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Transcript: 

John L. Marshall, MD: Three months, you’ve given 6 cycles. They’ve done OK, maybe not really any sensitivity to cold, but not a lot of residual neuropathy. Scan looks good. Right? It’s a nice response. Patient’s doing okay. Next move? Three more months?

George P. Kim, MD: We are moving to maintenance. I think we’re going to talk about that in a little bit, but yes, like what we do with colorectal.

John L. Marshall, MD: Is there anything magic about 6 months of chemotherapy?

George P. Kim, MD: That’s how the French studied it, right?

Eileen M. O’Reilly, MD: Six months and stopped.

George P. Kim, MD: Yes, so I think there’s an opportunity for maintenance; giving 5-FU and leucovorin, in the maintenance setting, and then adding and studying biologics.

Tanios S. Bekaii-Saab, MD: What do you think the leucovorin is doing to infusional 5-FU?

George P. Kim, MD: The leucovorin augments the effects of 5-FU.

Tanios S. Bekaii-Saab, MD: That sounds very smart for the first 2 hours of the infusion, and then it’s a wasted 30 cents, or a dollar.

George P. Kim, MD: It’s a great drug, it’s better than the others.

Tanios S. Bekaii-Saab, MD: No, I disagree completely.

Eileen M. O’Reilly, MD: It’s one dollar.

John L. Marshall, MD: Let’s shift gears a little bit. What if we did frontline gemcitabine and nab-paclitaxel? What’s your starting regimen on that? Full dose, modified dose? Every other week?

Kabir Mody, MD: So, I tend to start with the standard regimen.

John L. Marshall, MD: Full dose?

Kabir Mody, MD: Yes

John L. Marshall, MD: 3 weeks on, 1 off?

Kabir Mody, MD: Yes. With the mindset, for myself and the patient, that if they’re having a hard time, I’m going to have a lower threshold to back off to maybe every other week scheduling.

John L. Marshall, MD: This is where I’m taking a poll. Anybody different than that?

George P. Kim, MD: You could do 2 out of 3; you could do 2 weeks on, 1 week off, to give that break a week earlier.

John L. Marshall, MD: Every other week, you wrote the study.

Tanios S. Bekaii-Saab, MD: Every other week.

Eileen M. O’Reilly, MD: Usually we will start full dose and all of our studies, which are built on gemcitabine, nab-paclitaxel all full dose, 3 weeks on, 1 week off. But, yes, I think we’re comforted by the prospective data from the Ohio State University and Tanios’ work that tells us that the every-other-week schedule looks very tolerable from the myelosuppression and from the neuropathy perspective.

John L. Marshall, MD: The more I’ve done this myself, following your lead, I find that a lot of patients tolerate it just fine. They’re not really having much myelosuppression. Their neuropathy is not a major issue, and I feel glad that I’ve done it, instead of pre-emptively deciding that it’s going to be spicy and backing off.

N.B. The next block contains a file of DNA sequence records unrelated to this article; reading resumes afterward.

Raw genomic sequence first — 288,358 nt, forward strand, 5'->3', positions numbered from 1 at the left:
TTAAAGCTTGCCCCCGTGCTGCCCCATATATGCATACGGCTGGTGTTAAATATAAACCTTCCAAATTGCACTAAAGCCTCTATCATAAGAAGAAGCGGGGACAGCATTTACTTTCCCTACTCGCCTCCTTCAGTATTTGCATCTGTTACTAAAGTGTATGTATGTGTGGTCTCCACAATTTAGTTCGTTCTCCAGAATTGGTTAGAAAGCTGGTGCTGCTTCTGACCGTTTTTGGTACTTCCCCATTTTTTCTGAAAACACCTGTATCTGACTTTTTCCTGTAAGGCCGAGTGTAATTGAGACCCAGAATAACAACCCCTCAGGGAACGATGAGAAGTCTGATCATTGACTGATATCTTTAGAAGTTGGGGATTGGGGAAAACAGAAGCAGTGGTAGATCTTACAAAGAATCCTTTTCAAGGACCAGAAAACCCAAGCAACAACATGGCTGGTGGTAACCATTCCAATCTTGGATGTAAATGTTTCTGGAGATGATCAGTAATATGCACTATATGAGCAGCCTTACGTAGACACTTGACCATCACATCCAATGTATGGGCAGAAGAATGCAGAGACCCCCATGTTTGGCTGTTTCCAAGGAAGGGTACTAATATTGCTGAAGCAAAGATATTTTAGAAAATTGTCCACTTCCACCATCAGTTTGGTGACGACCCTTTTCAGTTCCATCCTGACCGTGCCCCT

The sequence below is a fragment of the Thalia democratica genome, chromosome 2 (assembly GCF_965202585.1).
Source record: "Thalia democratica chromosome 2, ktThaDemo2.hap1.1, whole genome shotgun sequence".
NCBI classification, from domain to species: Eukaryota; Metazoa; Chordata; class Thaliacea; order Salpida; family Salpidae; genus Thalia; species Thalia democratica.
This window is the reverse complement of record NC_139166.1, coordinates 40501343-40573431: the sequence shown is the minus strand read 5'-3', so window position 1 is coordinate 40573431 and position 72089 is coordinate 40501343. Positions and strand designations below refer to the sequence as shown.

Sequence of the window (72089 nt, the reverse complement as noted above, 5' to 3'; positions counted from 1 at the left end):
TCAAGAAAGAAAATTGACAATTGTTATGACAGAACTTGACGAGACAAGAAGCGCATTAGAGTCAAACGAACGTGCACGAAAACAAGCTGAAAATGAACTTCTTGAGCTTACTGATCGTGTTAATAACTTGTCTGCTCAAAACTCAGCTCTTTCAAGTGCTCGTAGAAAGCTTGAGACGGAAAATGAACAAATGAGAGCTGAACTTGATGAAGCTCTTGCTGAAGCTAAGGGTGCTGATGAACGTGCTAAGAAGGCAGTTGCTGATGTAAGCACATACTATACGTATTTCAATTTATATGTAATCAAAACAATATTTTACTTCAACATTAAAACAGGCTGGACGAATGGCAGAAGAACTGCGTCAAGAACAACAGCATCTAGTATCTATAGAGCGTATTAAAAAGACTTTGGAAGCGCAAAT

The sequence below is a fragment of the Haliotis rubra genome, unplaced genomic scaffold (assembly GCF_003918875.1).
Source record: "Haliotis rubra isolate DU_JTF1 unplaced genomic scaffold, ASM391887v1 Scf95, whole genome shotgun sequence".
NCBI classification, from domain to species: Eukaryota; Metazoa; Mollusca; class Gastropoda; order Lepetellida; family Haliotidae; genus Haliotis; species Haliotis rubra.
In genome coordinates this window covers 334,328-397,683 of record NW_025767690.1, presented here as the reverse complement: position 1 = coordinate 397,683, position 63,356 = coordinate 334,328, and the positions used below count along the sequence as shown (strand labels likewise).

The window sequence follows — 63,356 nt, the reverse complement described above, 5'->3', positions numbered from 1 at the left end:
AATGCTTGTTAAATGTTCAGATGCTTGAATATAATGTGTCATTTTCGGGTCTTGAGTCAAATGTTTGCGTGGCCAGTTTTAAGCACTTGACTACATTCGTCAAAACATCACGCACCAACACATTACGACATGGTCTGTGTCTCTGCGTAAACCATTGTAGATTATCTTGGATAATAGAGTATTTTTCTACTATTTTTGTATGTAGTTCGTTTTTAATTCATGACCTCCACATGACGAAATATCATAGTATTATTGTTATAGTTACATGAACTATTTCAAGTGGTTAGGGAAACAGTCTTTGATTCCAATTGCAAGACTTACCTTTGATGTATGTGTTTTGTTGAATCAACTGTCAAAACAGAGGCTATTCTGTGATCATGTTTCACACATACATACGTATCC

George P. Kim, MD: Their toxicities are manageable. You do get some neutropenia, 36% need some growth factors on occasion. I said neutropenia—neuropathy is 17% and grade 3—but you can back off the drug, hold the Abraxane, keep giving them gemcitabine, and the neuropathy reverses, which is unique, unlike what you see with oxaliplatin.

Tanios S. Bekaii-Saab, MD: I don’t know; I have not seen a lot of patients actually reverse on their neuropathy, because the labs are actually limited too. So perhaps for the occasional survivor, 17% neuropathy, grade 3 neuropathy. It’s pretty bad.

Eileen M. O’Reilly, MD: It’ll be nice when we solve the alopecia problem too.

John L. Marshall, MD: Yeah, so I was going to ask about cold caps and things like that. George and I have refined alopecia.

John L. Marshall, MD: In fact, when I’m presenting the 2-versus-3-drug, I present, this one as you’re going to lose all your hair, and this one you probably won’t.

Eileen M. O’Reilly, MD: Sometimes it’s a determining factor.

Tanios S. Bekaii-Saab, MD: Yes, definitely.

John L. Marshall, MD: Same question as before, 3 to 4 months of treatment. Scan looks good, what do you do now?

Tanios S. Bekaii-Saab, MD: We’re talking about FOLFIRINOX?

John L. Marshall, MD: No, we’re talking gemcitabine/nab-paclitaxel.

Kabir Mody, MD: I continue it.

John L. Marshall, MD: Just keep going, 2 drugs? Anybody modify it?

Tanios S. Bekaii-Saab, MD: It is interesting. In the every-other-week regimen, I’ve treated patients beyond a year continuously on treatment with very few toxicities. I have not been able to do that with oxaliplatin-based regimens. The nab-paclitaxel, every other week seems to actually be able to go through much longer mileage. Patients get tired. I mean, with all these regimens patients tire. We’re not sure that we need, frankly, to treat our patients beyond 6 months at this point, but we don’t have the data, other than the European data; we don’t have comparative data about continuation versus FOLFIRINOX.

Eileen M. O’Reilly, MD: Yes. For a very select number of patients we can realistically think about treatment breaks, but I do worry about the disease getting out of hand, and really like the idea of de-escalating the intensity of cytotoxic therapy and continuing on a maintenance basis. We now have some data that tell us that this is reasonable and feasible and appears to be not a compromise in terms of outcome.

Transcript Edited for Clarity 
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Online CME Activities
TitleExpiration DateCME Credits
Oncology Briefings™: Integrating Novel Targeted Treatment Strategies to Advance Pancreatic Cancer CareNov 30, 20181.0